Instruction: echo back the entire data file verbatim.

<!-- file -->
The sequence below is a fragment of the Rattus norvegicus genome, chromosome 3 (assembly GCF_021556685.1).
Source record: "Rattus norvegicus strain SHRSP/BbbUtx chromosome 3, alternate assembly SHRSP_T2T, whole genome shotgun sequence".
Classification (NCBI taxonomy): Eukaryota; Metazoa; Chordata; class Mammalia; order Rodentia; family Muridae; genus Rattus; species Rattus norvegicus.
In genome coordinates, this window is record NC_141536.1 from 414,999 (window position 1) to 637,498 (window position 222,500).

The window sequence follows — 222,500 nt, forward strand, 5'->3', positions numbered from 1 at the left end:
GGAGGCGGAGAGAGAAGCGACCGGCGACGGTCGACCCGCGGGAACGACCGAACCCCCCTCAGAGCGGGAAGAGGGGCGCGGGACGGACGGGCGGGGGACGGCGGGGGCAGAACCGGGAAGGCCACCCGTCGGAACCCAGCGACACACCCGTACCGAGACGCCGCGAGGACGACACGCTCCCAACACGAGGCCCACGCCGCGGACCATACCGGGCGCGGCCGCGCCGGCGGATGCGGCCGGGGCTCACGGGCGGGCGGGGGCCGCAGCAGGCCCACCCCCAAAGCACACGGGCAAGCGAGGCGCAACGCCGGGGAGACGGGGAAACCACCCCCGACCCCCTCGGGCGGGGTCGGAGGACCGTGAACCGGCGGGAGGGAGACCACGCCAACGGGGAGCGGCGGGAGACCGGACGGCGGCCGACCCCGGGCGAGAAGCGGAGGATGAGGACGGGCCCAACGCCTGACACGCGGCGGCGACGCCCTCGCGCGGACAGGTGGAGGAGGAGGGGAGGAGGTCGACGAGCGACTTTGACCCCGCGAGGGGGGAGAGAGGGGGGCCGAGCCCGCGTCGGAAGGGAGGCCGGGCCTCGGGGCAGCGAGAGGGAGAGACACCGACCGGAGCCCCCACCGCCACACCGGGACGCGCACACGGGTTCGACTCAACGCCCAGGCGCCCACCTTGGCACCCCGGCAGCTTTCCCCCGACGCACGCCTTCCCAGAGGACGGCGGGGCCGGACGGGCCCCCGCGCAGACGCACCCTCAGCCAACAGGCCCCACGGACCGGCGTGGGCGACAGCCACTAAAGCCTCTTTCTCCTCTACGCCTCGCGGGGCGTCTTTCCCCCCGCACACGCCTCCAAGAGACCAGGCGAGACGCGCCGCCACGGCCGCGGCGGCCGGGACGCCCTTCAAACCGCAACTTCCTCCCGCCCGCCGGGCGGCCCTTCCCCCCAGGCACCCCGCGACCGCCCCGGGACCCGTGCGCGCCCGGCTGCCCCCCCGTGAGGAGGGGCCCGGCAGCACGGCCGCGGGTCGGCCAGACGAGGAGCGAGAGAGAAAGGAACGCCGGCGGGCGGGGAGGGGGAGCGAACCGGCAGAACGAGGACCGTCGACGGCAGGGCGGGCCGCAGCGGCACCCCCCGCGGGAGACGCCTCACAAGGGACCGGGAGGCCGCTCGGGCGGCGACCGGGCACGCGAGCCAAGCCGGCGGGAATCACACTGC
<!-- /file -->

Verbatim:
The sequence below is a fragment of the Rattus norvegicus genome, chromosome 3 (assembly GCF_021556685.1).
Source record: "Rattus norvegicus strain SHRSP/BbbUtx chromosome 3, alternate assembly SHRSP_T2T, whole genome shotgun sequence".
Classification (NCBI taxonomy): Eukaryota; Metazoa; Chordata; class Mammalia; order Rodentia; family Muridae; genus Rattus; species Rattus norvegicus.
In genome coordinates, this window is record NC_141536.1 from 414,999 (window position 1) to 637,498 (window position 222,500).

The window sequence follows — 222,500 nt, forward strand, 5'->3', positions numbered from 1 at the left end:
GGAGGCGGAGAGAGAAGCGACCGGCGACGGTCGACCCGCGGGAACGACCGAACCCCCCTCAGAGCGGGAAGAGGGGCGCGGGACGGACGGGCGGGGGACGGCGGGGGCAGAACCGGGAAGGCCACCCGTCGGAACCCAGCGACACACCCGTACCGAGACGCCGCGAGGACGACACGCTCCCAACACGAGGCCCACGCCGCGGACCATACCGGGCGCGGCCGCGCCGGCGGATGCGGCCGGGGCTCACGGGCGGGCGGGGGCCGCAGCAGGCCCACCCCCAAAGCACACGGGCAAGCGAGGCGCAACGCCGGGGAGACGGGGAAACCACCCCCGACCCCCTCGGGCGGGGTCGGAGGACCGTGAACCGGCGGGAGGGAGACCACGCCAACGGGGAGCGGCGGGAGACCGGACGGCGGCCGACCCCGGGCGAGAAGCGGAGGATGAGGACGGGCCCAACGCCTGACACGCGGCGGCGACGCCCTCGCGCGGACAGGTGGAGGAGGAGGGGAGGAGGTCGACGAGCGACTTTGACCCCGCGAGGGGGGAGAGAGGGGGGCCGAGCCCGCGTCGGAAGGGAGGCCGGGCCTCGGGGCAGCGAGAGGGAGAGACACCGACCGGAGCCCCCACCGCCACACCGGGACGCGCACACGGGTTCGACTCAACGCCCAGGCGCCCACCTTGGCACCCCGGCAGCTTTCCCCCGACGCACGCCTTCCCAGAGGACGGCGGGGCCGGACGGGCCCCCGCGCAGACGCACCCTCAGCCAACAGGCCCCACGGACCGGCGTGGGCGACAGCCACTAAAGCCTCTTTCTCCTCTACGCCTCGCGGGGCGTCTTTCCCCCCGCACACGCCTCCAAGAGACCAGGCGAGACGCGCCGCCACGGCCGCGGCGGCCGGGACGCCCTTCAAACCGCAACTTCCTCCCGCCCGCCGGGCGGCCCTTCCCCCCAGGCACCCCGCGACCGCCCCGGGACCCGTGCGCGCCCGGCTGCCCCCCCGTGAGGAGGGGCCCGGCAGCACGGCCGCGGGTCGGCCAGACGAGGAGCGAGAGAGAAAGGAACGCCGGCGGGCGGGGAGGGGGAGCGAACCGGCAGAACGAGGACCGTCGACGGCAGGGCGGGCCGCAGCGGCACCCCCCGCGGGAGACGCCTCACAAGGGACCGGGAGGCCGCTCGGGCGGCGACCGGGCACGCGAGCCAAGCCGGCGGGAATCACACTGC